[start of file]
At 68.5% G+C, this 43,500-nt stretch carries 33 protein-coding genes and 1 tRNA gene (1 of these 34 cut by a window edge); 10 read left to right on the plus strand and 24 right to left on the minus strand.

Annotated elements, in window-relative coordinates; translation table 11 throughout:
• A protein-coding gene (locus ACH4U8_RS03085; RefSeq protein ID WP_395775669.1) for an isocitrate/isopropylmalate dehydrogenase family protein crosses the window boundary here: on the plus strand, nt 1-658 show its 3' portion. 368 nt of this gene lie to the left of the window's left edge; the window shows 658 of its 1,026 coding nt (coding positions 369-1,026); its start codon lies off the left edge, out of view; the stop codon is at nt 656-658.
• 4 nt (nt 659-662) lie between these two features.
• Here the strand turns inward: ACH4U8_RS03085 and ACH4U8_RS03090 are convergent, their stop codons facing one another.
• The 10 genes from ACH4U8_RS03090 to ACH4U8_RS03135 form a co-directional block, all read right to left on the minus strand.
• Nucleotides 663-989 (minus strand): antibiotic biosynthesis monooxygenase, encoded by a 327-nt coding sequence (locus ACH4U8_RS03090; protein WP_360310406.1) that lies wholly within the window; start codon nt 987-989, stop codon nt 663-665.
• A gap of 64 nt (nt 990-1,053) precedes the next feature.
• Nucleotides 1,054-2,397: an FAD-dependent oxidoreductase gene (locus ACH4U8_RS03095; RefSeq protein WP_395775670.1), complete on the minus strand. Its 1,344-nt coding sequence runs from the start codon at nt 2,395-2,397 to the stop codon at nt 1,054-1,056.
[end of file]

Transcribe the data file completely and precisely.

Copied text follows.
At 68.5% G+C, this 43,500-nt stretch carries 33 protein-coding genes and 1 tRNA gene (1 of these 34 cut by a window edge); 10 read left to right on the plus strand and 24 right to left on the minus strand.

Annotated elements, in window-relative coordinates; translation table 11 throughout:
• A protein-coding gene (locus ACH4U8_RS03085; RefSeq protein ID WP_395775669.1) for an isocitrate/isopropylmalate dehydrogenase family protein crosses the window boundary here: on the plus strand, nt 1-658 show its 3' portion. 368 nt of this gene lie to the left of the window's left edge; the window shows 658 of its 1,026 coding nt (coding positions 369-1,026); its start codon lies off the left edge, out of view; the stop codon is at nt 656-658.
• 4 nt (nt 659-662) lie between these two features.
• Here the strand turns inward: ACH4U8_RS03085 and ACH4U8_RS03090 are convergent, their stop codons facing one another.
• The 10 genes from ACH4U8_RS03090 to ACH4U8_RS03135 form a co-directional block, all read right to left on the minus strand.
• Nucleotides 663-989 (minus strand): antibiotic biosynthesis monooxygenase, encoded by a 327-nt coding sequence (locus ACH4U8_RS03090; protein WP_360310406.1) that lies wholly within the window; start codon nt 987-989, stop codon nt 663-665.
• A gap of 64 nt (nt 990-1,053) precedes the next feature.
• Nucleotides 1,054-2,397: an FAD-dependent oxidoreductase gene (locus ACH4U8_RS03095; RefSeq protein WP_395775670.1), complete on the minus strand. Its 1,344-nt coding sequence runs from the start codon at nt 2,395-2,397 to the stop codon at nt 1,054-1,056.